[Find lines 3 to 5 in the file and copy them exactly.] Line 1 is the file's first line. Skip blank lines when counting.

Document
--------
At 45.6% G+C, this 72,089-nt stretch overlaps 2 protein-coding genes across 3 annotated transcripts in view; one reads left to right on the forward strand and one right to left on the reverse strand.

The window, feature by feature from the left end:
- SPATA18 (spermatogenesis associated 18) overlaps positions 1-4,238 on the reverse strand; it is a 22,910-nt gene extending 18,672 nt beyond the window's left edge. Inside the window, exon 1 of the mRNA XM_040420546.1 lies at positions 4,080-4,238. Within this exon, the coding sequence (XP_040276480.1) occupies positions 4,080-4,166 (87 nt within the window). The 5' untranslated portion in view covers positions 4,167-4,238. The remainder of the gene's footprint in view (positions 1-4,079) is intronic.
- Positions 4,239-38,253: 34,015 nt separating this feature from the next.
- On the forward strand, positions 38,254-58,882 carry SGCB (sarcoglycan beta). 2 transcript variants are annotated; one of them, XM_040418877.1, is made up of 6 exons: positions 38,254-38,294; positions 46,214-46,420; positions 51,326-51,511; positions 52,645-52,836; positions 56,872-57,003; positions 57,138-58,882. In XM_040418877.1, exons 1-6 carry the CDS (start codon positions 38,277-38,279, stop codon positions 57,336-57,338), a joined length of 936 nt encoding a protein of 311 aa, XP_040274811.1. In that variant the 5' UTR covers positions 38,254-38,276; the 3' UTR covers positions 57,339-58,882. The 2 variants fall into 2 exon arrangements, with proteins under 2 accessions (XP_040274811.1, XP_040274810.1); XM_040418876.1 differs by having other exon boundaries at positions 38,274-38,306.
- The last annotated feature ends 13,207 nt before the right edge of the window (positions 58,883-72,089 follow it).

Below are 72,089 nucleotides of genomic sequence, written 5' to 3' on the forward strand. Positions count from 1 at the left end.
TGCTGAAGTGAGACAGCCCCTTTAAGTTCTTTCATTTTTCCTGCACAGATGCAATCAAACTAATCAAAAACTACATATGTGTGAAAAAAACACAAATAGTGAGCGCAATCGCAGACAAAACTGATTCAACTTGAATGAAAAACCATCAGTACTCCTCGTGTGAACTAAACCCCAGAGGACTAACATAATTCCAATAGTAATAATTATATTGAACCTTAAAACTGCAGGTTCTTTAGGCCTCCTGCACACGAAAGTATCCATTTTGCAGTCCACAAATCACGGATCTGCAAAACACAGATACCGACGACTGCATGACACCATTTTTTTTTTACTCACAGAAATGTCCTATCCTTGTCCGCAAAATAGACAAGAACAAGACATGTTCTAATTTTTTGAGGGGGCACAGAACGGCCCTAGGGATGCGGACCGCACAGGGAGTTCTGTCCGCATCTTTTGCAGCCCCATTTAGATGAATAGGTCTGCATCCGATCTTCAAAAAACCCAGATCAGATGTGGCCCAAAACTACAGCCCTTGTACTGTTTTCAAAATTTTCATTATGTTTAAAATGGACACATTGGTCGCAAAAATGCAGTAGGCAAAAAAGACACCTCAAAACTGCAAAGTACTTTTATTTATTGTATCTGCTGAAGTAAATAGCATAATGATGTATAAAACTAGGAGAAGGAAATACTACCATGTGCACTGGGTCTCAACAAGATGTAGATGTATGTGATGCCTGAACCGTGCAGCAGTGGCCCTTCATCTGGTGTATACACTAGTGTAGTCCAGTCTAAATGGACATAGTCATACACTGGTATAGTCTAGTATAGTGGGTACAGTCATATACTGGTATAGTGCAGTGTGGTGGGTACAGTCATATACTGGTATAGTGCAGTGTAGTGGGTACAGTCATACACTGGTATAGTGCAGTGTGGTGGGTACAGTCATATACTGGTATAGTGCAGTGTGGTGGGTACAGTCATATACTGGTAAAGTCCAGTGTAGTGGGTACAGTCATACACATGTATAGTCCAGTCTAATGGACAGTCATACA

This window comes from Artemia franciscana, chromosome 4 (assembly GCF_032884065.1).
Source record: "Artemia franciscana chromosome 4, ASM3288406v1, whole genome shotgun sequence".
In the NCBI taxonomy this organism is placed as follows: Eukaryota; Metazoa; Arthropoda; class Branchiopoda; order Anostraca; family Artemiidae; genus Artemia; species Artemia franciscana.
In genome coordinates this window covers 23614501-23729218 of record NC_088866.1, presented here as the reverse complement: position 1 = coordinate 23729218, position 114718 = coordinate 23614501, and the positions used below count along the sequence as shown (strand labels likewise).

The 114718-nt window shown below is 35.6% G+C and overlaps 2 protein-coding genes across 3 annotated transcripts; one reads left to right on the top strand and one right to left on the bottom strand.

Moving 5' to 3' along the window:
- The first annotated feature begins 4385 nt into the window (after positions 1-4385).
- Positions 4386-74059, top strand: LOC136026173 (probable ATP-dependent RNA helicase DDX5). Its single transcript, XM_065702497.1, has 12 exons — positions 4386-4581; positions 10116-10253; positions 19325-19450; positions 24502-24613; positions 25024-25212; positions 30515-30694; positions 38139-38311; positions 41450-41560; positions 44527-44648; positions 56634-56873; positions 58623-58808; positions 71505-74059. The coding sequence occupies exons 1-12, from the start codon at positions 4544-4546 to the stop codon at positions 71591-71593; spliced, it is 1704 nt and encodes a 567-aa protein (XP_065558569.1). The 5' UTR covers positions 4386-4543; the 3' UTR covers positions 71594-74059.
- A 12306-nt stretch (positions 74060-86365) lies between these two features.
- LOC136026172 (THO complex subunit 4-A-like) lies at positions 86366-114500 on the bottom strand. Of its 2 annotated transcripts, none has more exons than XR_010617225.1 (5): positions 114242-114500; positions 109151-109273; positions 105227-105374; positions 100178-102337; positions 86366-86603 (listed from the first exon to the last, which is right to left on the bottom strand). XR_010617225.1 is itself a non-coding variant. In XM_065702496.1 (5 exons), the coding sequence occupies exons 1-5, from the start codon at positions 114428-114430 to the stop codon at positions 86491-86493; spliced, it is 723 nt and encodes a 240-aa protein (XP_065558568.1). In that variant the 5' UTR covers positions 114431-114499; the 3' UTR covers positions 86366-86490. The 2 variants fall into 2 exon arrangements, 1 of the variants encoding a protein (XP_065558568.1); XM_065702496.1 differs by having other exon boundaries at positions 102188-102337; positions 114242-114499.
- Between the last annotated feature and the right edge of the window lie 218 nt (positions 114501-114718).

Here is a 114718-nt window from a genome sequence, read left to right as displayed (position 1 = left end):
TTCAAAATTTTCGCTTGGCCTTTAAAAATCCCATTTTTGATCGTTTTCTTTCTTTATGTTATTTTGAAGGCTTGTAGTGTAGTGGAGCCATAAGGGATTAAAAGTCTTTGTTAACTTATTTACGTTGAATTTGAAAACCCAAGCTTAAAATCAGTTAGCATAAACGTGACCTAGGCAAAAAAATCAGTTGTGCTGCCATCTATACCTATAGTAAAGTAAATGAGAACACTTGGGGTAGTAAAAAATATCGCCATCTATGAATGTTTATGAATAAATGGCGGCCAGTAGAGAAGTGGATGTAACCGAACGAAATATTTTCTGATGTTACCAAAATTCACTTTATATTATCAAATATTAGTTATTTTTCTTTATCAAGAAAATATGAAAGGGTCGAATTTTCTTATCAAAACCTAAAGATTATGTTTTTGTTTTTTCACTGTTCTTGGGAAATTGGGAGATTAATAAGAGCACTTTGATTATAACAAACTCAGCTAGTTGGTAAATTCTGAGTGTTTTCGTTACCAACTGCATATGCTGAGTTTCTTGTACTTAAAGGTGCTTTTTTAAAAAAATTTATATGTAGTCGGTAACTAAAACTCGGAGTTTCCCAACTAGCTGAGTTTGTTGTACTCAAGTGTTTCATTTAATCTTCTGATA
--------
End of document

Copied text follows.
- SPATA18 (spermatogenesis associated 18) overlaps positions 1-4,238 on the reverse strand; it is a 22,910-nt gene extending 18,672 nt beyond the window's left edge. Inside the window, exon 1 of the mRNA XM_040420546.1 lies at positions 4,080-4,238. Within this exon, the coding sequence (XP_040276480.1) occupies positions 4,080-4,166 (87 nt within the window). The 5' untranslated portion in view covers positions 4,167-4,238. The remainder of the gene's footprint in view (positions 1-4,079) is intronic.
- Positions 4,239-38,253: 34,015 nt separating this feature from the next.
- On the forward strand, positions 38,254-58,882 carry SGCB (sarcoglycan beta). 2 transcript variants are annotated; one of them, XM_040418877.1, is made up of 6 exons: positions 38,254-38,294; positions 46,214-46,420; positions 51,326-51,511; positions 52,645-52,836; positions 56,872-57,003; positions 57,138-58,882. In XM_040418877.1, exons 1-6 carry the CDS (start codon positions 38,277-38,279, stop codon positions 57,336-57,338), a joined length of 936 nt encoding a protein of 311 aa, XP_040274811.1. In that variant the 5' UTR covers positions 38,254-38,276; the 3' UTR covers positions 57,339-58,882. The 2 variants fall into 2 exon arrangements, with proteins under 2 accessions (XP_040274811.1, XP_040274810.1); XM_040418876.1 differs by having other exon boundaries at positions 38,274-38,306.